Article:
The main thing I have to say about Girl With Dove is that I enjoyed reading it but I have absolutely no idea what it was really about. Thanks to this, I can’t even attempt to explain the plot, so here’s the synopsis from Goodreads:
Growing up in a dilapidated house by the sea where men were forbidden, Sally’s childhood world was filled with mystery and intrigue. Hippies trailed through the kitchen looking for God – their leader was Aunt Di, who ruled the house with charismatic force. When Sally’s baby brother vanishes from his pram, she becomes suspicious of the activities going on around her. What happened to Baby David and the woman called Poor Sue? And where did all the people singing and wailing prayers in the front room suddenly go?
Disappearing into a world of books and reading, Sally adopts the tried and tested methods of Miss Marple. Taking books for hints and clues, she turns herself into a reading detective. Her discovery of Jane Eyre marks the beginning of a vivid journey through Victorian literature where she also finds the kind, eccentric figure of Charles Dickens’ Betsey Trotwood. These characters soon become her heroines, acting as a part of an alternative family, offering humour and guidance during many difficult moments in Sally’s life.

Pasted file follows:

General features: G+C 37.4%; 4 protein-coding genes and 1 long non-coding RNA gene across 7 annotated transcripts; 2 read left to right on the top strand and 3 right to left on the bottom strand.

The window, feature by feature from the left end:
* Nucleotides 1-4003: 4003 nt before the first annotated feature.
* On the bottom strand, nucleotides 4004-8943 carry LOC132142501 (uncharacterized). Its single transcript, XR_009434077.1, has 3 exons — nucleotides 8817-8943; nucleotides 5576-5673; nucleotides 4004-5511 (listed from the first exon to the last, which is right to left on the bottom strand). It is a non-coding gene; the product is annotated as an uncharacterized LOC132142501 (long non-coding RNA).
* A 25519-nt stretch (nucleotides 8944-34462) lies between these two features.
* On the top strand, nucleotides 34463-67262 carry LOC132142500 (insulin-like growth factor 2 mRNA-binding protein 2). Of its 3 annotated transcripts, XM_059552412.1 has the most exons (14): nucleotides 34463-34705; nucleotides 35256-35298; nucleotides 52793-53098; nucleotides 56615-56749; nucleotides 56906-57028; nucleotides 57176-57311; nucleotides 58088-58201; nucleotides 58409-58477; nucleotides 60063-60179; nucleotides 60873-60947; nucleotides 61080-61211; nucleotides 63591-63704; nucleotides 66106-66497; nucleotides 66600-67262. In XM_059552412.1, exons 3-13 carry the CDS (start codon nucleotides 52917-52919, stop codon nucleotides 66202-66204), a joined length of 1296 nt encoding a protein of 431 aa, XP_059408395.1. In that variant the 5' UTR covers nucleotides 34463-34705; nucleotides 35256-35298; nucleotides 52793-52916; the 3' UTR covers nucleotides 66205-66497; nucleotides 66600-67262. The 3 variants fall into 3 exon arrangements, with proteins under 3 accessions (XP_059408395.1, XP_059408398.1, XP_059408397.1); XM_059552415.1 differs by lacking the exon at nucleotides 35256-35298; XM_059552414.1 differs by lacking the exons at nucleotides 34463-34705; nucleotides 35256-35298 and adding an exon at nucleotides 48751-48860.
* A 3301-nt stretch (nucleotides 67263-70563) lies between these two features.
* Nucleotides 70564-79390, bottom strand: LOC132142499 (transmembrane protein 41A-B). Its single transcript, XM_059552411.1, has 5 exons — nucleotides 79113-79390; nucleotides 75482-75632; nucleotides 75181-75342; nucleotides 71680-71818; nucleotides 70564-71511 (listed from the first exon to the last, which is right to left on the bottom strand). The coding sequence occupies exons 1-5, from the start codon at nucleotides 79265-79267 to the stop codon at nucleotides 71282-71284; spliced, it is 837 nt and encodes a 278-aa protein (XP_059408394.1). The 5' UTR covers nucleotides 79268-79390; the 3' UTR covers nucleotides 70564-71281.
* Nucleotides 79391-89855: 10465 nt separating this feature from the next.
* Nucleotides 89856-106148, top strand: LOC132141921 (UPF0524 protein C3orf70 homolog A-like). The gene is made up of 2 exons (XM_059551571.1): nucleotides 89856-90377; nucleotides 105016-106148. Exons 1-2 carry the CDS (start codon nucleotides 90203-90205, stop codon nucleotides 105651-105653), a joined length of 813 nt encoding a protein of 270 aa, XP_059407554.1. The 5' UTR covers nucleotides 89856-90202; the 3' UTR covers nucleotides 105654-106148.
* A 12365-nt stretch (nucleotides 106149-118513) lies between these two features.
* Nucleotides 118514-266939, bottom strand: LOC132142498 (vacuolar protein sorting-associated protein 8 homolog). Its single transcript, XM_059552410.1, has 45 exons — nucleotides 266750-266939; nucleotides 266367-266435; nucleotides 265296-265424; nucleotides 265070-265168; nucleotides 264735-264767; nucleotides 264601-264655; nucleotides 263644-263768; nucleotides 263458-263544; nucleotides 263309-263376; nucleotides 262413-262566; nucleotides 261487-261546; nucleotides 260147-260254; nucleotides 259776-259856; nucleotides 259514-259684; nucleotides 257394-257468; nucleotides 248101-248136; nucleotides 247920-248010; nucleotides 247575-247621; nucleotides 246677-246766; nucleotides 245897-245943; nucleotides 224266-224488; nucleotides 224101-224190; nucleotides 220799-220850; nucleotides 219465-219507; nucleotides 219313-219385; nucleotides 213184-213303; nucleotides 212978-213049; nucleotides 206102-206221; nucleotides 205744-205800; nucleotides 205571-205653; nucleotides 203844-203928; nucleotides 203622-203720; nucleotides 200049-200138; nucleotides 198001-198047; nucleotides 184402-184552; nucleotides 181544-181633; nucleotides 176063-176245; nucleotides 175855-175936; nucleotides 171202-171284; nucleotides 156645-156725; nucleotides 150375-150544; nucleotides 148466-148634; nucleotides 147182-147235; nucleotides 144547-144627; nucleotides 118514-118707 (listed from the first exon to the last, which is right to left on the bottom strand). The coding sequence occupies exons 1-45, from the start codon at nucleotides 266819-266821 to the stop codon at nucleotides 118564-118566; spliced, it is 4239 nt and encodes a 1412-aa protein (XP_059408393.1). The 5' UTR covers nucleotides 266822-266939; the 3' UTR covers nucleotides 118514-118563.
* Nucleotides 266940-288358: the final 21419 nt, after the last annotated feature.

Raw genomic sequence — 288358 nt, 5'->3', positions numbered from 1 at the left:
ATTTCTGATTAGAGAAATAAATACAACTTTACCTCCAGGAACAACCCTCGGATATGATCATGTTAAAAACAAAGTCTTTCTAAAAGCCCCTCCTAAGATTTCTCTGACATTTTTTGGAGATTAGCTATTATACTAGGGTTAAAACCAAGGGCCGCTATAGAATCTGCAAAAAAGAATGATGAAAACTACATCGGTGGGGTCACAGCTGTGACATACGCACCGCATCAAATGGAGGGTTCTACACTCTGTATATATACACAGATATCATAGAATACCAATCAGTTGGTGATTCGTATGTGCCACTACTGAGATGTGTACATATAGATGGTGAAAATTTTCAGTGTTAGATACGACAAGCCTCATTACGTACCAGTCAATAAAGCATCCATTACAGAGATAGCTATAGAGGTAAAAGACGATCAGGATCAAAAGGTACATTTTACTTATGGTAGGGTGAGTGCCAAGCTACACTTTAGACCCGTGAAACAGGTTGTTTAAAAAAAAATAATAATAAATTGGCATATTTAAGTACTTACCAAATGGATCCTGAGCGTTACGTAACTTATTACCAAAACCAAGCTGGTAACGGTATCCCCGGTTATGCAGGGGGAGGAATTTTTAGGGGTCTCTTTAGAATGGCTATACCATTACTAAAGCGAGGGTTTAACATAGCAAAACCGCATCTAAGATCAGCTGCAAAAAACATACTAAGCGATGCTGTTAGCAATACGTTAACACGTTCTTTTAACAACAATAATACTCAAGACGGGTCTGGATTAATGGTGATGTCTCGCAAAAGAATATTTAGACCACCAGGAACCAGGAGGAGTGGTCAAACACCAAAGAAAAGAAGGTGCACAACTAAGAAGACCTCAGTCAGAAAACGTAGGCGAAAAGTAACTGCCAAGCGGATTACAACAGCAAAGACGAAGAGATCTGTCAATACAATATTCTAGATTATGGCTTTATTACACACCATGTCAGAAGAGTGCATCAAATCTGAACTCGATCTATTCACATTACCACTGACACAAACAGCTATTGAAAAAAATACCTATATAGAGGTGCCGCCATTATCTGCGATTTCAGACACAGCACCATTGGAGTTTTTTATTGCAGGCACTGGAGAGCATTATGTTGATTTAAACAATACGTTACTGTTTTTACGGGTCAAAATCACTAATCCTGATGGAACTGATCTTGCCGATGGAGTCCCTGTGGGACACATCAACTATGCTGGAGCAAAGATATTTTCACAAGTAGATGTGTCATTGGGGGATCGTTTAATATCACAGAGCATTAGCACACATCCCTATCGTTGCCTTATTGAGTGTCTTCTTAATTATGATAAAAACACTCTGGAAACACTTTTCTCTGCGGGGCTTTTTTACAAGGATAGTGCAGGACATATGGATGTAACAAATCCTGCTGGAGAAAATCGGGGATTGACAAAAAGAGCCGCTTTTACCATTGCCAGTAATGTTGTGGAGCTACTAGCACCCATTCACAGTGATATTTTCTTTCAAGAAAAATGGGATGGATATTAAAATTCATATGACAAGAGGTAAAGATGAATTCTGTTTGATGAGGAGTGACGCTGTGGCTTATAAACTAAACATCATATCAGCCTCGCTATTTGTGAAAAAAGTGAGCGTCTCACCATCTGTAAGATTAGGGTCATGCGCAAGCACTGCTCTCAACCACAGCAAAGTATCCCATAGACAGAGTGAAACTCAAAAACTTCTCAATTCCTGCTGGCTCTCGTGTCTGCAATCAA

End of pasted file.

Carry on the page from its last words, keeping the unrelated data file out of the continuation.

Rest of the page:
The literary references in this book are fully integrated into the story and, although this was an interesting style which I liked, it made reading quite confusing. There were many times where it was too difficult to tell which characters were actually part of the story and which were just references.
It was interesting, unusual and very enjoyable, but too confusing and difficult to follow for me. I highly recommend giving Girl With Dove a try; hopefully you might be able to make more sense of it than I did.
I received a copy of this book from the publisher via NetGalley in exchange for an honest review.